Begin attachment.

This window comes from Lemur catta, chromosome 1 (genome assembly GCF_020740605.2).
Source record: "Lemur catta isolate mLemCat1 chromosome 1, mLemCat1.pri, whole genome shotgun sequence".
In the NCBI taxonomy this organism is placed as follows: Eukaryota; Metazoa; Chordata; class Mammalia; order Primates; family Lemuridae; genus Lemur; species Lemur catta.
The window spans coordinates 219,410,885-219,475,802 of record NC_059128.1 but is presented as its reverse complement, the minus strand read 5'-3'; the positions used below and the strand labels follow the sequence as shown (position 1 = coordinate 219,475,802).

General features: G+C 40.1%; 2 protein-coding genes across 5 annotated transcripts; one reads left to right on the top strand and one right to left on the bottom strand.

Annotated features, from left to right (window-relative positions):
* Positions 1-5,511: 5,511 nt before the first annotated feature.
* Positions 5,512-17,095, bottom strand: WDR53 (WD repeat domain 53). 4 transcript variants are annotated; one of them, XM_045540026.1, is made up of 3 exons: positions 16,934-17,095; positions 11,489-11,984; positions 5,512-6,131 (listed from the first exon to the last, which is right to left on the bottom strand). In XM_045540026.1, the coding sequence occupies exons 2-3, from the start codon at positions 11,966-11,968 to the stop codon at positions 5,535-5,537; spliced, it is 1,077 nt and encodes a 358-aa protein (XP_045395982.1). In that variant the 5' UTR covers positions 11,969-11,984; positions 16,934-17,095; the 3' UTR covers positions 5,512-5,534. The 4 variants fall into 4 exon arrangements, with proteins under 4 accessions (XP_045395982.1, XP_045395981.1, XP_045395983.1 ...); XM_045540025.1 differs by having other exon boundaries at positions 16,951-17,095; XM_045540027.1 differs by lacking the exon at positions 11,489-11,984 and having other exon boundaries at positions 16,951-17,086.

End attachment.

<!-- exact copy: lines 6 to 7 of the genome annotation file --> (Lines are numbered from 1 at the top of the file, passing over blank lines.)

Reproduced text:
Annotated features, from left to right (window-relative positions):
* Positions 1-5,511: 5,511 nt before the first annotated feature.